• BTW, if you have an iPhone and an Apple TV, you can mirror easily through the Apple TV. If you have an Android phone, the easiest way to mirror the screen is to use the Chromecast streaming stick. Finally, if you want to mirror your laptop and use an external webcam, you can connect the external webcam to your usb port and then connect the laptop to the TV using an HDMI cable.
  • Email from Bob in Maryland; Dear Doc, Jim, and the scintillating Mr. Big Voice. I sometimes use the Swedish opera browser, but I had never heard of the ‘Bork Edition’ of Opera. This is mildly amusing, and I just thought I would run it by Doc to see if this really did happen or not. Love the show! Keep up the good work, Your faithful listener, Bob in Maryland
  • Tech Talk Responds: Bob, thanks the reminder of days gone by. In 2003, Opera released a very curious edition of their web browser, the “Bork” Edition. The special edition was available concurrently with the regular Opera release, but had one interesting difference: if users visited MSN.com using the Bork edition, they’d find that the entire text of the website was revised to appear as if written in the incomprehensible dialect used by The Swedish Chef of the Muppets fame.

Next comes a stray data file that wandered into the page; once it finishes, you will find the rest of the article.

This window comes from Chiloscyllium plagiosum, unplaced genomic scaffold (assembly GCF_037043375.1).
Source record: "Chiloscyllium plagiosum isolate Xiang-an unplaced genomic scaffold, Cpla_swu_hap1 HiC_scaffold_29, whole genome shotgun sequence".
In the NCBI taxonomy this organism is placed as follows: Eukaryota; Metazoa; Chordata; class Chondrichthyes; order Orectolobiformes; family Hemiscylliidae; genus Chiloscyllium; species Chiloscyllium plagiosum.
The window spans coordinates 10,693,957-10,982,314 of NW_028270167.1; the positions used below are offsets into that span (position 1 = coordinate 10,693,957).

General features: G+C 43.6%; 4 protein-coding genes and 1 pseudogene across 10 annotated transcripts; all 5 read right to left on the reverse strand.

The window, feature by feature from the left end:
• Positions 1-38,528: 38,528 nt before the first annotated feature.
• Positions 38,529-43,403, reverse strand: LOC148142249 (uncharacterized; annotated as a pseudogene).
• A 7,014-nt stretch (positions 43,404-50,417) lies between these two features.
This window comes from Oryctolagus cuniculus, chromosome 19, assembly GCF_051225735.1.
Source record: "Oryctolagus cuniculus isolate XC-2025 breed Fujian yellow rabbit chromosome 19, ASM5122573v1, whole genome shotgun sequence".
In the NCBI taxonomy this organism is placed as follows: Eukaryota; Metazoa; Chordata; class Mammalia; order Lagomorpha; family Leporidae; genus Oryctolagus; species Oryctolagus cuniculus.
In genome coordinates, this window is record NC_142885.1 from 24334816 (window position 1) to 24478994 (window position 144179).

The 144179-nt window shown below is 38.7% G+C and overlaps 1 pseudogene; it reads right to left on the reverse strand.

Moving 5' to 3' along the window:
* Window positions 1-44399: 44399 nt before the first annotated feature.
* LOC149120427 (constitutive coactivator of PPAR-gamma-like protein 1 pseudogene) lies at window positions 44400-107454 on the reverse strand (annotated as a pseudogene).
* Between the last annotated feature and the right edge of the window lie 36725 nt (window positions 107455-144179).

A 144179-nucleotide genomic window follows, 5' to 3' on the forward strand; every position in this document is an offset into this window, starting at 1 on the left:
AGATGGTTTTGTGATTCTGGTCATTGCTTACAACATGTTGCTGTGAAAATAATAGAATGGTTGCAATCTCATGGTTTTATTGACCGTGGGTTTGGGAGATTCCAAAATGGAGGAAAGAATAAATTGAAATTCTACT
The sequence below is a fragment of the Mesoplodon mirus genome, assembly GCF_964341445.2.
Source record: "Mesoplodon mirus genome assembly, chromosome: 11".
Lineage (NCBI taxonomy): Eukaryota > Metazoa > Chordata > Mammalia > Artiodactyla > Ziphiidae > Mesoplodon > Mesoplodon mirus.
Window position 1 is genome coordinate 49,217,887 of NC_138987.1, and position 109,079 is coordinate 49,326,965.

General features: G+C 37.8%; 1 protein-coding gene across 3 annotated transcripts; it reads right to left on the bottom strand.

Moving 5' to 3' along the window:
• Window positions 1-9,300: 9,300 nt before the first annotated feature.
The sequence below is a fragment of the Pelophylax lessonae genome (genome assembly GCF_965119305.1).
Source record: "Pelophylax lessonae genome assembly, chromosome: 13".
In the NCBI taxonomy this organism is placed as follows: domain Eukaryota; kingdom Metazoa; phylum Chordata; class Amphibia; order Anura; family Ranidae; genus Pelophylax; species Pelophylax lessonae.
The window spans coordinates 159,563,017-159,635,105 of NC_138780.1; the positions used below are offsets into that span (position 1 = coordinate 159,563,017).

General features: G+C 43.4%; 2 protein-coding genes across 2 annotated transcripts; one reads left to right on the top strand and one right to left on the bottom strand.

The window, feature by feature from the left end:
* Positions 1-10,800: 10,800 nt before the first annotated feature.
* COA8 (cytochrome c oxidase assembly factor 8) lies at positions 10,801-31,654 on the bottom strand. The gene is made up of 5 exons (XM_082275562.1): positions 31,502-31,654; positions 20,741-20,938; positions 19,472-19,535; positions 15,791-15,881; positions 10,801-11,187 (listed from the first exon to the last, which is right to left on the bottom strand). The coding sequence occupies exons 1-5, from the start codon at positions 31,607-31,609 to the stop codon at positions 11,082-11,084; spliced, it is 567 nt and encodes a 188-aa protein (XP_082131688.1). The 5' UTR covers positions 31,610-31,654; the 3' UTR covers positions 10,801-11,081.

• Why release such a version and specifically target MSN.com? In 2001, Microsoft blocked alternative browsers like Opera from accessing MSN.com on the grounds that only Internet Explorer could provide a proper browsing experience. To poke fun at the issue and raise awareness of the need for openness on the web and standards that would put an end to cross-browser compatibility problems, Opera released their Bork edition and issued the following statement in a press release:
  • This is a joke. However, we are trying to make an important point. The MSN site is sending Opera users what appear to be intentionally distorted pages. The Bork edition illustrates how browsers could also distort content, as the Bork edition does. The real point here is that the success of the Web depends on software and Web site developers behaving well and rising above corporate rivalry.